The asterids first appear in the Maastrichtian (Cretaceous). Fossils recognizable as belonging to the basal (primitive) groups Aquifoliaceae (hollies) and Apiales (carrot group). Thus, not only did the group exist, but it had begun to diversify by this time.
Most other asterid groups do not appear in the fossil record before the Eocene, leaving a gap of nearly 16 million years between the time asterids first appear and most groups are recorded. It is possible that this is the result of an evolutionary radiation, since four major groups of asterids appear at about this time. It is also possible that the discovery of additional fossils will change this picture.
Fossil asterids : On the left, a fossil of Kalopanax acerifoilum from the Miocene of Shandong, China. On the right, the living species Oplopanax horridum from Mt. Rainier in Washington state, USA. Compare the large leaves of these two species (click on either picture for a larger image).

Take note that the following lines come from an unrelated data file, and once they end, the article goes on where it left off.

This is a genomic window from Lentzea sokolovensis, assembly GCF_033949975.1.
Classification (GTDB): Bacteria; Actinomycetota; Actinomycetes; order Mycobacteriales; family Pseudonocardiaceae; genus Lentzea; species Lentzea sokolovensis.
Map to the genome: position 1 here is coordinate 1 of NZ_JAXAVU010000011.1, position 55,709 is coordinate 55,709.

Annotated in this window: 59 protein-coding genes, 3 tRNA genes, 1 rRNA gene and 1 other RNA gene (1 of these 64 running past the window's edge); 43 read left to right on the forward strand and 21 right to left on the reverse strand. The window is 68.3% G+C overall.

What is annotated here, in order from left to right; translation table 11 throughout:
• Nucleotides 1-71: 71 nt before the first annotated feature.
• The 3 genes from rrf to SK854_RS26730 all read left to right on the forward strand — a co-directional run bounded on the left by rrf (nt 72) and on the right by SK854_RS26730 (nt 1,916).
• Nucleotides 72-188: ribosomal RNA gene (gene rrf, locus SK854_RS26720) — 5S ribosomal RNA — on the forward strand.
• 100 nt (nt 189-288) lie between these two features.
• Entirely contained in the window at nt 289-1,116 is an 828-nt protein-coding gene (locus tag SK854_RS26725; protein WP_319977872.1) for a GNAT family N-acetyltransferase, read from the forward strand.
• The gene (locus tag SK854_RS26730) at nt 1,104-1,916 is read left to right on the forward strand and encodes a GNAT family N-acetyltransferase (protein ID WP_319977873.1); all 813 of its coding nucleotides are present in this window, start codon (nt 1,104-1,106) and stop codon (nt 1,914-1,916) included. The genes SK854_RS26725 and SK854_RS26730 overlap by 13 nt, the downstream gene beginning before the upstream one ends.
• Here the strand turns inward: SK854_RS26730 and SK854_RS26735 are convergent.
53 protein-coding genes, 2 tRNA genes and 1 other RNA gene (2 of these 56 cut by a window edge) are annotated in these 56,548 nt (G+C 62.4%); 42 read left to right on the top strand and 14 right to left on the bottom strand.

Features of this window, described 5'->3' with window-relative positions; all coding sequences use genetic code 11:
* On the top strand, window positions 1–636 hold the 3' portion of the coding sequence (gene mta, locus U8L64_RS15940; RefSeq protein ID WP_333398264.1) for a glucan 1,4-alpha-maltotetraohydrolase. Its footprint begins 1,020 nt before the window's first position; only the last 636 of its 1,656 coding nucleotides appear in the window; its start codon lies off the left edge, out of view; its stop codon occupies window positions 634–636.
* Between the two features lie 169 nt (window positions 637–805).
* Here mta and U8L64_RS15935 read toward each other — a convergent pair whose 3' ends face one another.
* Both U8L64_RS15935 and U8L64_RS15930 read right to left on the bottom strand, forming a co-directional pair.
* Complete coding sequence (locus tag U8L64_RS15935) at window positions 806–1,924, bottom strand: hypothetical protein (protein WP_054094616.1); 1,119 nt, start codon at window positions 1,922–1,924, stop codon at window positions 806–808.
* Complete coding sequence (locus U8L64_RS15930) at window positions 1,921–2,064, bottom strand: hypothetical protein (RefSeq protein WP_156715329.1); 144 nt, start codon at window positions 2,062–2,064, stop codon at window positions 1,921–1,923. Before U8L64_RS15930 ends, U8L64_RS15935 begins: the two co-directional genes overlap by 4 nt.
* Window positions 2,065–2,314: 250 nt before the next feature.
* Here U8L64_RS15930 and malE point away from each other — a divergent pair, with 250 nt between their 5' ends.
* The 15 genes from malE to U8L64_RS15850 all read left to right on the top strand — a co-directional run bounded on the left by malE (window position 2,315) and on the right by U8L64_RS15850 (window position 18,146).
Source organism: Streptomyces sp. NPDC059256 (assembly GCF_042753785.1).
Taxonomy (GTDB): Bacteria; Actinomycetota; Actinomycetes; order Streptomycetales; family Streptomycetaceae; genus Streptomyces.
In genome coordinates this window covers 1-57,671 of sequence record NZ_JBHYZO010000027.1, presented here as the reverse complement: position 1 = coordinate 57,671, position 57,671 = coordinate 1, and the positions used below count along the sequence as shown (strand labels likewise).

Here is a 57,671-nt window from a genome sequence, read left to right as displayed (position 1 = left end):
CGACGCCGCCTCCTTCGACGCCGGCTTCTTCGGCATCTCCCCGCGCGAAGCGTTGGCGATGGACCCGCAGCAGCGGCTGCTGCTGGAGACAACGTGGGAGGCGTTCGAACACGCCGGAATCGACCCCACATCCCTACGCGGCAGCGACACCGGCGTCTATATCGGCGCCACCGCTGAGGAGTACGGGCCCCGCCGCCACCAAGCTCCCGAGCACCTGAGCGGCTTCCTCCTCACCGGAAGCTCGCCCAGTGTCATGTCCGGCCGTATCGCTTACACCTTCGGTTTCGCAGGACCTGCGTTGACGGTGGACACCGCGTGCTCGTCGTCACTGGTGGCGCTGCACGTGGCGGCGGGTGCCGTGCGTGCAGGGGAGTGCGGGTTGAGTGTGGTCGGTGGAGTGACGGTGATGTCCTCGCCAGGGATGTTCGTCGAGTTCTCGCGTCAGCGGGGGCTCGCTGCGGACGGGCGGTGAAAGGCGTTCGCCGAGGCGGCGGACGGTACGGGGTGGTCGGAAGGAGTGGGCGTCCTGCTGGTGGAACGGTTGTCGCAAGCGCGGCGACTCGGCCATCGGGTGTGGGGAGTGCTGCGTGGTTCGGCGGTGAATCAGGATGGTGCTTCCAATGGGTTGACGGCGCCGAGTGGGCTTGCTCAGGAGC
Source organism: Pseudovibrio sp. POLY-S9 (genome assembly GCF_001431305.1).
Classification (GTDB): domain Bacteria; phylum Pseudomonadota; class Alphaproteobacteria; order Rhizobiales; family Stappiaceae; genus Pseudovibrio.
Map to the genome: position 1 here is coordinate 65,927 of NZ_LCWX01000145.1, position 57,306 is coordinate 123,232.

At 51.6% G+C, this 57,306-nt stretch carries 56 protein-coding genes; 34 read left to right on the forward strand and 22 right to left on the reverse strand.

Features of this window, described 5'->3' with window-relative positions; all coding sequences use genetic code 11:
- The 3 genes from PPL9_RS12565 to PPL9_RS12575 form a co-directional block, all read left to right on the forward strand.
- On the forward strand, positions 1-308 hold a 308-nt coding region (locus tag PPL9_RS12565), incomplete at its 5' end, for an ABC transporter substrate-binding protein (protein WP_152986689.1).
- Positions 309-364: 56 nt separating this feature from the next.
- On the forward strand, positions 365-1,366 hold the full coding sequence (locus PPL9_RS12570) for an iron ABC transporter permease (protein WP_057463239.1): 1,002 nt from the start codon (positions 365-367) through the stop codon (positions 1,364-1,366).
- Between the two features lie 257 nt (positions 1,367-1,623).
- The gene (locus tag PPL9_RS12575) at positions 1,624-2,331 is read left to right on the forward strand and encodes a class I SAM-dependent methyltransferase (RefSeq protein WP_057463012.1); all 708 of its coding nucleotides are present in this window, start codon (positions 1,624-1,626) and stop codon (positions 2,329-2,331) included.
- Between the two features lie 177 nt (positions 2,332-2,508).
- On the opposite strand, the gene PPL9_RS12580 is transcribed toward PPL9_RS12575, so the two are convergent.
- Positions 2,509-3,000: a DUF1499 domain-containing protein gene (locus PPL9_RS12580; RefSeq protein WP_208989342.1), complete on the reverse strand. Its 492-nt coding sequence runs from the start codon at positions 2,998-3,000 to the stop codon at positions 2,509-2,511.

The Garryaceae has usually been classified with the Cornaceae (dogwoods). Molecular evidence suggests that the Garryaceae may actually be closely related to the Lamiidae, but no formal change in its classification has yet been made. Fossils of the Garryaceae also show up in the Eocene, at the same time as most asterid groups, and much later than the cornids.
The image of Oplopanax is the property of the Jepson Herbarium.